In her current capacity, Quiñones is more than administrator; she is a role model, and often uses her experiences from HCC and, later, at UMass, where she earned her bachelor’s degrees in Early Childhood Education and Psychology, as inspiration and proof that, with perseverance, students with specific challenges can overcome them.
And they don’t have to do it alone.
Quiñones said she didn’t have any role models when she arrived in Holyoke from Puerto Rico in 1989.
She came with an 8-month-old baby and what she thought was a high school diploma, but later found out she was one credit shy of that mark and thus needed to attain a GED (General Educational Development) credentialing, which she attained through assistance from the New England Farmworkers Council. This would be the start of a long, usually difficult, educational journey, one that is ongoing, with Quiñones now studying for her master’s degree in Social Justice Education at UMass Amherst.
Quinones’s story is a good one for students involved in the MAS program to hear and remember, because it’s about struggle and eventual triumph, doubts and overcoming them, creating opportunities and taking full advantage of them.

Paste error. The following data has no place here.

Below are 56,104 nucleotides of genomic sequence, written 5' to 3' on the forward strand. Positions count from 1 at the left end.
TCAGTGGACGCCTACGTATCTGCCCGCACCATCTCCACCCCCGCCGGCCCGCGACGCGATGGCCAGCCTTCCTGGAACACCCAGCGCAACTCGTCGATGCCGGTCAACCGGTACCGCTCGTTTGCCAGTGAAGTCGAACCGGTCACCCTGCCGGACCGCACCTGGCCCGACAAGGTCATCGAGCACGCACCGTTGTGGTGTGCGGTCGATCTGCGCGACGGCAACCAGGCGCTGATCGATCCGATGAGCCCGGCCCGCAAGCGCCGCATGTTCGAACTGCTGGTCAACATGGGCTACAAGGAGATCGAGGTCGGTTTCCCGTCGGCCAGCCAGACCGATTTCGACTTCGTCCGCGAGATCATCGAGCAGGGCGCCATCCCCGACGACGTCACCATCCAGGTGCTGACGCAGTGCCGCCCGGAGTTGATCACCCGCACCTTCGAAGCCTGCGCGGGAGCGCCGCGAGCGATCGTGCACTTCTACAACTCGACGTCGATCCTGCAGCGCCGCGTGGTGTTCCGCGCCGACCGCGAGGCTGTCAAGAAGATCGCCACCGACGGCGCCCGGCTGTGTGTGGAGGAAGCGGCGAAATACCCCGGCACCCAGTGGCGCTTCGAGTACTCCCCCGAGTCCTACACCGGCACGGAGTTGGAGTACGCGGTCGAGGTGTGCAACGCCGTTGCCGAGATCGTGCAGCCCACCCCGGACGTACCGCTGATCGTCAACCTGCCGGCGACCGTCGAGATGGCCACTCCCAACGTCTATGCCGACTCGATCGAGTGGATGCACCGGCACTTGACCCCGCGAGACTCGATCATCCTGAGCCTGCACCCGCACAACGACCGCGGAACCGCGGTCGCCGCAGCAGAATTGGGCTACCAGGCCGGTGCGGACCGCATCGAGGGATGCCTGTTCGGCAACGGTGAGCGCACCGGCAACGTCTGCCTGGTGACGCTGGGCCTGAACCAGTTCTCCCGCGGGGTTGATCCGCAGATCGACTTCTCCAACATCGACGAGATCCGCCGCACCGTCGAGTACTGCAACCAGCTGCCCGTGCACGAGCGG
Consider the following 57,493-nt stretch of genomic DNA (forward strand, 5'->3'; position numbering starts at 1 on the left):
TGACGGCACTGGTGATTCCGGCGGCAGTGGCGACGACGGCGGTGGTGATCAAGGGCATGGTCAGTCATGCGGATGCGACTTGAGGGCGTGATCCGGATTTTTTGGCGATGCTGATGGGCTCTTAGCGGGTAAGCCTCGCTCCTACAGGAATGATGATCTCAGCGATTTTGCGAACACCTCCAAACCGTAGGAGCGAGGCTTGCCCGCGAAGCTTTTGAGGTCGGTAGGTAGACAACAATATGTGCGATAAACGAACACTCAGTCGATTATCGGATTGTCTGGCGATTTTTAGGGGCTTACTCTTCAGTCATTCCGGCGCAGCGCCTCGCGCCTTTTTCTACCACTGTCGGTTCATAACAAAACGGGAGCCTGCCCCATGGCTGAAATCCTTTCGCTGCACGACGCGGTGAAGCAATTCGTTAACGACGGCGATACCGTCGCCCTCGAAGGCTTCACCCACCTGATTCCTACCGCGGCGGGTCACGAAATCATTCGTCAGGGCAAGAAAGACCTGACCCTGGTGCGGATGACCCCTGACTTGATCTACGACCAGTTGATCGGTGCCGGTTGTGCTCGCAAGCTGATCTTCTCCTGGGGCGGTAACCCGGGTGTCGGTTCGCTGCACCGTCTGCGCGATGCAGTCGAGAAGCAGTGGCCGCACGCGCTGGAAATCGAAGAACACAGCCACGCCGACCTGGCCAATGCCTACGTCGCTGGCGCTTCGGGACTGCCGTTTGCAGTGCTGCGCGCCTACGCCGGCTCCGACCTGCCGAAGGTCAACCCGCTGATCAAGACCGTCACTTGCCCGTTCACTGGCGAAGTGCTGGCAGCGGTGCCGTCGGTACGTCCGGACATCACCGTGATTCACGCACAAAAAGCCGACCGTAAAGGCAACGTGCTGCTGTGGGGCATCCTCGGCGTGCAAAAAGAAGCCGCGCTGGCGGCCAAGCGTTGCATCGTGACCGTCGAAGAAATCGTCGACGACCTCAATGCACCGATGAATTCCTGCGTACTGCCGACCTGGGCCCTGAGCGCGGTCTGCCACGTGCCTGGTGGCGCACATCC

Most of the early memories aren’t good ones, she told BusinessWest, noting that she started at HCC with English as a Second Language (ESL) courses before moving on to a liberal arts curriculum inspired in large part by a niece suffering from Down’s Syndrome.
“That was how I became intrigued with work in special education, and set out to be a special ed teacher,” she explained. “The college didn’t have that program so I decided to take education and psychology courses and essentially create my own program.”
There were many courses dropped in the early going, sometimes with others added, she said, noting that, even with the ESL courses behind her, she still felt uncomfortable in many classrooms.
“There were times when I would just walk out of a class during the add-drop period because I didn’t feel I would be comfortable speaking up in class, because of either the style of the teacher or the group in front of me,” she said, adding that she created her own group with the help of something called LISA, the Latino International Students Assoc., on the HCC campus, for which she now serves as an advisor.